Football for Friendship breaks digital boundaries and aims to set new world record

By Pascale Davies
Over the years children from all over the world have been able to meet and play football together but this year the F4F has had to shift online.
Over the years children from all over the world have been able to meet and play football together but this year the F4F has had to shift online.   -  Copyright  F4F

The coronavirus pandemic may have put sports events on hold but the lessons of resilience the beautiful game teaches can still be passed on, even if it comes online and not from the pitch.

“We are far apart but we can still make small changes to change the world together,” says 14-year-old Irintsoa Rakotomamonjy, who participated in this year’s digital International Children’s Social Programme Football for Friendship (F4F).

The annual event, which is supported by UEFA and FIFA, has been organised by Gazprom since its launch in 2013.

The programme enables children from all over the world to meet in cities ranging from Madrid to Moscow, where they don’t just play football, attend the FIFA world cup and mingle with football‘s superstars, but also promote the values of sport.

In 2019, the Gazprom International Children’s Social Programme Football for Friendship earned a Guinness World Records title for the most nationalities in a football training session in history.

This year, the programme is trying to prove a global pandemic isn’t a barricade by aiming to set a new record with the most participants for an online sporting event.

“Even in difficult situations there are ways for us to be together and set a goal together as a united team spirit,” says Irintsoa who spoke from Antananarivo, the capital of Madagascar.

Virtual connection

As well as being able to play football with other children online, participants have been able to forge relationships digitally and were given the opportunity to be sports journalists.

The aspiring reporter was a co-presenter for their Good News Editorial show, which grouped four young reporters from Luxembourg, Namibia, Madagascar, and the Netherlands, to spread positive news.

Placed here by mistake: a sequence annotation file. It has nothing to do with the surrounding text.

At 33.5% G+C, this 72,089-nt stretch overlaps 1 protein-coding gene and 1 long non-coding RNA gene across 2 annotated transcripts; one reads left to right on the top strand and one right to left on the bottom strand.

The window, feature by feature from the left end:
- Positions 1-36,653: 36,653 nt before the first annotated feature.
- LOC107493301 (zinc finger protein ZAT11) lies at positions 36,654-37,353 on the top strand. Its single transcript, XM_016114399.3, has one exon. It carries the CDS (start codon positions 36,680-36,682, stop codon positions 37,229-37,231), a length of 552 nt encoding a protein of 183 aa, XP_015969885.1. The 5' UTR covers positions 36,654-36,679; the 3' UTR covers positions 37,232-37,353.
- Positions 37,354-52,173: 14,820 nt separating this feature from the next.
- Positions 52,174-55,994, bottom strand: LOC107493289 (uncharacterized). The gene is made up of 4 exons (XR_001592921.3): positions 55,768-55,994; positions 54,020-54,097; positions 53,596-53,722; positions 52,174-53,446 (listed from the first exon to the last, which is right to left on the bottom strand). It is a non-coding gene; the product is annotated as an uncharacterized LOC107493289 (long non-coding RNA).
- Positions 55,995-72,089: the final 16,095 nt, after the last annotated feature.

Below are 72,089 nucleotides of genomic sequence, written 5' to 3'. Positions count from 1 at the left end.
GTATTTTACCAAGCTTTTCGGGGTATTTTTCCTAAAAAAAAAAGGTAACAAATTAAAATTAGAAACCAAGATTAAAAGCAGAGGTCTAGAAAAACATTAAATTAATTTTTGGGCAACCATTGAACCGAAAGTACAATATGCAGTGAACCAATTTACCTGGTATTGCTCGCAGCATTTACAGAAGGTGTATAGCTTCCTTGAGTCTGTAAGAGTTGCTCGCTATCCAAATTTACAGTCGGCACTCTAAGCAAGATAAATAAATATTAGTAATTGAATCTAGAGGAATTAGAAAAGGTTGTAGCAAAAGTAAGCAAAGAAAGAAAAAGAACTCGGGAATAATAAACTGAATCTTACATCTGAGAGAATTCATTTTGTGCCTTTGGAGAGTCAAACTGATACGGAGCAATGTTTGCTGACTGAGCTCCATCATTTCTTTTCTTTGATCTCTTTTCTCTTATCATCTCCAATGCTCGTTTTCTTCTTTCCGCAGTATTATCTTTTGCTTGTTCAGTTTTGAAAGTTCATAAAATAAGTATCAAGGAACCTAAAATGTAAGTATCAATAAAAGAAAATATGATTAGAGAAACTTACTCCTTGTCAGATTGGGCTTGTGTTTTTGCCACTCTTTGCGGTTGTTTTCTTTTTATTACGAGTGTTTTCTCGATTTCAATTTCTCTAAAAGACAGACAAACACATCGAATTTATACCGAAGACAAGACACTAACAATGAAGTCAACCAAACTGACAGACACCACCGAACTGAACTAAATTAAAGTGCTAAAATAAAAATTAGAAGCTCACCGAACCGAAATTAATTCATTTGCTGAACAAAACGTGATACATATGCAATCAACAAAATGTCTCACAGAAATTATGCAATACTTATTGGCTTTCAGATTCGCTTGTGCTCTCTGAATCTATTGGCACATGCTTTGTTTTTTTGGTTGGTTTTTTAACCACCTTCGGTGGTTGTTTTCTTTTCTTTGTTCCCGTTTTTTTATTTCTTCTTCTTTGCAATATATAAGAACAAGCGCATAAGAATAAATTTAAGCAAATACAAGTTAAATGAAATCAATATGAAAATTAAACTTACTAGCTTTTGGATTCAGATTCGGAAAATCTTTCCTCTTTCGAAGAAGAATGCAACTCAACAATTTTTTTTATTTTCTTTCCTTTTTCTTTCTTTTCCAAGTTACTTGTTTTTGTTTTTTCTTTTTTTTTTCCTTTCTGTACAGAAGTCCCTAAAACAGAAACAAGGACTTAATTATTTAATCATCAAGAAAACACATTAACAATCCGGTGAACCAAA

She says she is still in touch with a number of participants who live in countries such as Denmark, which is some 5,000 miles away from her home.

Proving football knows no boundaries, F4F will try and break another world record for most online participants in a sporting event.F4F

“For me, virtual connection is really important,” she says, explaining that “during the coronavirus pandemic, we were all isolated from one another.”

This year F4F was especially important, Irintsoa says because spreading good news and inspiring other children has become even more crucial.

As well as setting an example to other children, she says one of her favourite moments was interviewing the French former Arsenal star Robert Pirès.

But Irintsoa isn’t the only one who was able to get a one on one session with Pirès.

Part of this year’s F4F programme includes the series “Stadium is Where I am,” where the French football star shows you the essential tricks on how to handle the ball.

Football knows no boundaries

Other famous athletes sharing their football secrets on the weekly episodes are Luis Garcia, Kelly Smith, the four-time World Football Freestyle Champion Melody Donchet and Anton Pavlinov, the two-time World Football Freestyle Champion.

“Stadium Is Where I Am,” will also be broadcast live between November 27- December 9. The event, called the F4F eWorld Championship aims to break the Guinness World Records title and will be hosted by Roberto Carlos, the Real Madrid and Brazil legend and Global Ambassador of Football for Friendship.

The multiplayer football simulator will be “ a game where everyone can train, unite into international teams, and play their favourite game in real-time,” says Vladimir Serov, Global director of Gazprom International Children’s Social Programme Football for Friendship.

Vladimir Serov, Global director of Gazprom F4F programme, says everyone will be able to unite and play football simultaneously.F4F

He says despite the events being transferred online, which wasn’t planned, it’s attracted even more participants, experts and partners.

“Now those who, for some reason, could not join the programme, can freely participate while staying at home.”

Digital solutions

But Servov admitted turning the massive events into an online format was a challenge that required huge labour costs. New specialists, developers, and even musicians from Uganda were brought in to create fan chants for users of the Football for Friendship World simulator.

Despite having to create digital solutions, he says children’s need for physical activity is obvious as is creating a space for them to communicate and achieve their goals. He says “external conditions” should not affect those aspects of a child’s life.

With many schools across the world shutting during lockdown and children’s routines disrupted, sports and physical exercise have been vital to many.

“When the school closed, sports were the only thing I could do,” says Mats Gouka, who participated in many of the Good News Editorial projects.

Speaking from the Netherlands, the 13-year-old said: “sport is very important as it makes me happy and gives me energy”.

Mats has participated in several F4F events over the years.

Despite not being able to physically meet other children this year, he says, “I think F4F is important even if it is just online because you’re English will be better and you are still in contact with people from around the world.”